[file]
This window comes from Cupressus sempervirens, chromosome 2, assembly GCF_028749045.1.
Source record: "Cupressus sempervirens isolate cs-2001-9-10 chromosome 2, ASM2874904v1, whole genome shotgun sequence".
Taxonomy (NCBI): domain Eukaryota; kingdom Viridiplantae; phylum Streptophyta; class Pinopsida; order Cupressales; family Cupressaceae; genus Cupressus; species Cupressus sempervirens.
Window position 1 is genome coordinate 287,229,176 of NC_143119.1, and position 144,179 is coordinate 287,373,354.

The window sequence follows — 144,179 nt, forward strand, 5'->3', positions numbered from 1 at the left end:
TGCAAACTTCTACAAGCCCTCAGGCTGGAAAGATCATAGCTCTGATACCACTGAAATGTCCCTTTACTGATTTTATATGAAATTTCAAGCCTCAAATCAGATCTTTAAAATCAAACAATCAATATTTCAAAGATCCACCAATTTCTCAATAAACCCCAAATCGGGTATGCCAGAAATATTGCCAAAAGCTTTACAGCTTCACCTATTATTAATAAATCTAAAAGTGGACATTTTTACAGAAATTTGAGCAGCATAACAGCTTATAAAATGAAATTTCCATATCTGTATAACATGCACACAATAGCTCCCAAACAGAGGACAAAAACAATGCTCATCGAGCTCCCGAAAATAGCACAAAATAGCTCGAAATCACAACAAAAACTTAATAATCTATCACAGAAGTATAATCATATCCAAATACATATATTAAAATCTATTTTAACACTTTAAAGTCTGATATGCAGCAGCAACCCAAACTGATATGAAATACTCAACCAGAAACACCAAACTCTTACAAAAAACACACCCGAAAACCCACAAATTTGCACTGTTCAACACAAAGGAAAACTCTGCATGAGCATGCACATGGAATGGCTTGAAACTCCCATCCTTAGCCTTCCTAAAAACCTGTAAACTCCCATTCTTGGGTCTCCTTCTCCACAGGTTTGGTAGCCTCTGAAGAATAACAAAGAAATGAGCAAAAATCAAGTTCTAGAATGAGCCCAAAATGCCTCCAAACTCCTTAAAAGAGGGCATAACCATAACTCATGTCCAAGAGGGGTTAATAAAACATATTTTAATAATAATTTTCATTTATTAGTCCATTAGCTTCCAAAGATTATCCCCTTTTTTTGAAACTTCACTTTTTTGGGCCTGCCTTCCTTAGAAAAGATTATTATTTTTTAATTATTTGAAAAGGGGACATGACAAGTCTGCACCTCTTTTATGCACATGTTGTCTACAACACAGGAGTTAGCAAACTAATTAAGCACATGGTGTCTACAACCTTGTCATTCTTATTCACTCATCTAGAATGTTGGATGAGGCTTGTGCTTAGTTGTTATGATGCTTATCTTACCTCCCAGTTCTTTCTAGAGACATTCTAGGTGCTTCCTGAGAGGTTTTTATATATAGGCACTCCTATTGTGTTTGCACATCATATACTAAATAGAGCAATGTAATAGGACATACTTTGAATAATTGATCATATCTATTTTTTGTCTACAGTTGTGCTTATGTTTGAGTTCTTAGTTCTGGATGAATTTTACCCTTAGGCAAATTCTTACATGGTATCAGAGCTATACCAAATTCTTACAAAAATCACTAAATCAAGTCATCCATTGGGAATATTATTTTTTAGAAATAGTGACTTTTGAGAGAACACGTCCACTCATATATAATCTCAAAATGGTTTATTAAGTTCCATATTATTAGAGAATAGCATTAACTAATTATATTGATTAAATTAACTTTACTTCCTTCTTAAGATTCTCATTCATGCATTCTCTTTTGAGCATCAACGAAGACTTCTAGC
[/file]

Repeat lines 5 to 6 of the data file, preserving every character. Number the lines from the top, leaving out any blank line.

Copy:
The window sequence follows — 144,179 nt, forward strand, 5'->3', positions numbered from 1 at the left end:
TGCAAACTTCTACAAGCCCTCAGGCTGGAAAGATCATAGCTCTGATACCACTGAAATGTCCCTTTACTGATTTTATATGAAATTTCAAGCCTCAAATCAGATCTTTAAAATCAAACAATCAATATTTCAAAGATCCACCAATTTCTCAATAAACCCCAAATCGGGTATGCCAGAAATATTGCCAAAAGCTTTACAGCTTCACCTATTATTAATAAATCTAAAAGTGGACATTTTTACAGAAATTTGAGCAGCATAACAGCTTATAAAATGAAATTTCCATATCTGTATAACATGCACACAATAGCTCCCAAACAGAGGACAAAAACAATGCTCATCGAGCTCCCGAAAATAGCACAAAATAGCTCGAAATCACAACAAAAACTTAATAATCTATCACAGAAGTATAATCATATCCAAATACATATATTAAAATCTATTTTAACACTTTAAAGTCTGATATGCAGCAGCAACCCAAACTGATATGAAATACTCAACCAGAAACACCAAACTCTTACAAAAAACACACCCGAAAACCCACAAATTTGCACTGTTCAACACAAAGGAAAACTCTGCATGAGCATGCACATGGAATGGCTTGAAACTCCCATCCTTAGCCTTCCTAAAAACCTGTAAACTCCCATTCTTGGGTCTCCTTCTCCACAGGTTTGGTAGCCTCTGAAGAATAACAAAGAAATGAGCAAAAATCAAGTTCTAGAATGAGCCCAAAATGCCTCCAAACTCCTTAAAAGAGGGCATAACCATAACTCATGTCCAAGAGGGGTTAATAAAACATATTTTAATAATAATTTTCATTTATTAGTCCATTAGCTTCCAAAGATTATCCCCTTTTTTTGAAACTTCACTTTTTTGGGCCTGCCTTCCTTAGAAAAGATTATTATTTTTTAATTATTTGAAAAGGGGACATGACAAGTCTGCACCTCTTTTATGCACATGTTGTCTACAACACAGGAGTTAGCAAACTAATTAAGCACATGGTGTCTACAACCTTGTCATTCTTATTCACTCATCTAGAATGTTGGATGAGGCTTGTGCTTAGTTGTTATGATGCTTATCTTACCTCCCAGTTCTTTCTAGAGACATTCTAGGTGCTTCCTGAGAGGTTTTTATATATAGGCACTCCTATTGTGTTTGCACATCATATACTAAATAGAGCAATGTAATAGGACATACTTTGAATAATTGATCATATCTATTTTTTGTCTACAGTTGTGCTTATGTTTGAGTTCTTAGTTCTGGATGAATTTTACCCTTAGGCAAATTCTTACATGGTATCAGAGCTATACCAAATTCTTACAAAAATCACTAAATCAAGTCATCCATTGGGAATATTATTTTTTAGAAATAGTGACTTTTGAGAGAACACGTCCACTCATATATAATCTCAAAATGGTTTATTAAGTTCCATATTATTAGAGAATAGCATTAACTAATTATATTGATTAAATTAACTTTACTTCCTTCTTAAGATTCTCATTCATGCATTCTCTTTTGAGCATCAACGAAGACTTCTAGC